Everything is better above freezing.   Even déjà vu.


E.T., Phone Home. I Mean, Text Me

Gone are the days of rotary telephones and live operators.  Say goodbye to the wall phone with your neighbor on speed-dial #1 and the police on #2, or for that matter, when you actually knew what number to dial for your local fire department.  Kids will never again wrap the cord around their fingers as they talk to their 8th grade crush, and your phone-talking leash will no longer snap less than ten feet from the kitchen wall.

Folks, you can bury your clunky receiver next to the fifteen feet of fiber optic cable connecting you to the wall. 

Get ready to txt ur bff.

I’ve been making a lot of phone calls lately for work and it’s got me thinking.  Do we know how to talk to people anymore?  In an age when convenience is king and you’re more likely to email your grandma than call her at home, have we lost the ability to be cordial?  To be pleasant?  My sister and I text message back and forth constantly, and very rarely do I think, “man, I should really call her”, but really, perhaps I should.  The fact that I get the sweats while I wait to hear if someone actually picks up my work call is a good indication that I need to start having some real live phone conversations. 

C and I don’t have a home phone.  Well, actually right now we do, but it belongs to our landlord, and I’m pretty sure that only she and the U.S. Census Bureau have the number.  We haven’t had our own home phone in years.  There’s no point.  When you can carry your computer, map, radio, calculator, television and cookbook in your back pocket, why in the world would you still have a number solely responsible for receiving telemarketing sales calls?  It would be absurd.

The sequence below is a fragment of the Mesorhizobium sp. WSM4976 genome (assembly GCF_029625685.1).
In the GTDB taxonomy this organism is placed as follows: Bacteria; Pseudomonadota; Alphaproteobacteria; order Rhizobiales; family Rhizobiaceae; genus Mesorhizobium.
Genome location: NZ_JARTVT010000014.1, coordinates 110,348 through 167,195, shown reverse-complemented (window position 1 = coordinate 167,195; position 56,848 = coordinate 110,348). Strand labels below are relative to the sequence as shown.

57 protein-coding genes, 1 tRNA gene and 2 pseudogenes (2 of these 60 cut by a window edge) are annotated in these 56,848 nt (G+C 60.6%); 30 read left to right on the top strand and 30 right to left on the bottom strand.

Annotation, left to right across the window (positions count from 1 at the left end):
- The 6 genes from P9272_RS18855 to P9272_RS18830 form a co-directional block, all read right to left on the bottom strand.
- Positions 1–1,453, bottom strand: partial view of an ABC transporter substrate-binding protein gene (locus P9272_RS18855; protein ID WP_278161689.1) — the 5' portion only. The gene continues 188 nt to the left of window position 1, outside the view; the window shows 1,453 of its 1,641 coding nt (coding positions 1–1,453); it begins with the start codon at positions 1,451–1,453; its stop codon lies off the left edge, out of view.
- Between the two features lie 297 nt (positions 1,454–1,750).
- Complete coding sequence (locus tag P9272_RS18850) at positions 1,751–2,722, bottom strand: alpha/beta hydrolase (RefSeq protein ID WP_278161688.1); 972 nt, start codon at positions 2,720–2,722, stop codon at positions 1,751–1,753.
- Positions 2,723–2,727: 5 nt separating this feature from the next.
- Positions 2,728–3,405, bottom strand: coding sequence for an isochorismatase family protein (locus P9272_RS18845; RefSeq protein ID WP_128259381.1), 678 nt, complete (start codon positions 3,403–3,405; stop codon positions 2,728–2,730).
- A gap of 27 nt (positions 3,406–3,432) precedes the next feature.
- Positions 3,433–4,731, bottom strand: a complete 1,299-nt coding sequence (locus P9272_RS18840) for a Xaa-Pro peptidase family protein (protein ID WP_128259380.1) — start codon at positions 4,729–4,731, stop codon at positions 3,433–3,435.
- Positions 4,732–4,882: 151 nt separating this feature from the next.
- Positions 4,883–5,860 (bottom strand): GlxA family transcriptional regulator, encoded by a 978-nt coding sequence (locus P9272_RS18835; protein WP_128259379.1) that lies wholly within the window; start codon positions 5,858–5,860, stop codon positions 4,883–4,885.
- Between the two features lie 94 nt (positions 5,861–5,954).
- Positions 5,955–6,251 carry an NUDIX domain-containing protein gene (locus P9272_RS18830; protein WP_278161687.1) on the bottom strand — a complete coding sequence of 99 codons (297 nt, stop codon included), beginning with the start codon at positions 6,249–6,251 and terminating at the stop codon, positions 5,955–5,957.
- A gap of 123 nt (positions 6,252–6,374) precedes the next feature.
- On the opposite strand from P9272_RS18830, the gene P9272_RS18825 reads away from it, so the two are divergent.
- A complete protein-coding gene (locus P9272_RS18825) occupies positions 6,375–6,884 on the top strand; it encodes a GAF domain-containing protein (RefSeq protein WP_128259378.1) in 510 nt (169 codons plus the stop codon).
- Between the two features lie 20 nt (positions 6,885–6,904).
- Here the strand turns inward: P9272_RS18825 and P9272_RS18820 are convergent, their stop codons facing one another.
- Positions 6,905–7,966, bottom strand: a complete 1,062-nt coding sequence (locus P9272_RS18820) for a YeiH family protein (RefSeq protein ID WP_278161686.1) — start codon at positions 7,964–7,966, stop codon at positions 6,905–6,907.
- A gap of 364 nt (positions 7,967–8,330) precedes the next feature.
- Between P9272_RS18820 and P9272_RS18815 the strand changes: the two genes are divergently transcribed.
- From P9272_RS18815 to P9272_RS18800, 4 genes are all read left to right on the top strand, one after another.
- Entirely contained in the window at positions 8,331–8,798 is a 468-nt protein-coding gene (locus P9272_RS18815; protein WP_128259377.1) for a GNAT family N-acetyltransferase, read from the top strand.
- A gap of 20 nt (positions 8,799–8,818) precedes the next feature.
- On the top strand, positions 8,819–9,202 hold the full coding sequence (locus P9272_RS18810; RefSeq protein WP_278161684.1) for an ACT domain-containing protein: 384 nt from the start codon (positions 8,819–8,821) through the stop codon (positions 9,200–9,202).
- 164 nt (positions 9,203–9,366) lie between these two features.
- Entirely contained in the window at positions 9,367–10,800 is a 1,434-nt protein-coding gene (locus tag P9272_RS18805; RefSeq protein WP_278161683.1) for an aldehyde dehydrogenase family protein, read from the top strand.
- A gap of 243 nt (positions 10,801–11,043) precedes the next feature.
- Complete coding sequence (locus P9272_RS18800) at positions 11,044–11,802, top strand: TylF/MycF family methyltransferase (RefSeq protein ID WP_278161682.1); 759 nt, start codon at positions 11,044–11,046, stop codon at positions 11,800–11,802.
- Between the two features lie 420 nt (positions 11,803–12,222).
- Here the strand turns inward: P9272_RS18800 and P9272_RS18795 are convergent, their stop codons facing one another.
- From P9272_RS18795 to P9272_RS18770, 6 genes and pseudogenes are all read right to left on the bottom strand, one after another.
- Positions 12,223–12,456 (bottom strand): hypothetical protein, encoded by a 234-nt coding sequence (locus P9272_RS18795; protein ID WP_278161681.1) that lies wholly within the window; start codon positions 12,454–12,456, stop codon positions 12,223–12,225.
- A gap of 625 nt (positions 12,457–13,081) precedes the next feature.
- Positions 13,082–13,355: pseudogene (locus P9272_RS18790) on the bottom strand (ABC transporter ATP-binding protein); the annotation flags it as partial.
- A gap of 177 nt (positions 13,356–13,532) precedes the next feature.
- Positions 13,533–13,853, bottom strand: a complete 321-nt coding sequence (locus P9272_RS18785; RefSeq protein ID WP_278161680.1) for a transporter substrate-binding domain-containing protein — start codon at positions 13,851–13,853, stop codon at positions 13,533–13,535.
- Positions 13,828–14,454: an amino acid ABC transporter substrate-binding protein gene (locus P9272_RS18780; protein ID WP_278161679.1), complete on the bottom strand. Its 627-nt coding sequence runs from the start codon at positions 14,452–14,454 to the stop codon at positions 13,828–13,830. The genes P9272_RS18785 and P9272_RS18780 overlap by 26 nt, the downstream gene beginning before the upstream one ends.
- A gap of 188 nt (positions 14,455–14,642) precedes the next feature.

In the same breath however, I do admit that it is a little sad to recognize that we are slowly losing our ability to communicate well with others, like an animal losing it’s ability to hunt as it becomes domesticated.  Without a reason to maintain our skills, they are slowly being dulled and driven away.  I won’t even get into our shortening attention span.  Using the phone to order pizza seems cumbersome when you can just click a few buttons and schedule your delivery online.   Why would you call a technical support employee when you can live-chat and have them connect to your computer remotely and fix it for you?  We are at a real technological intersection right now.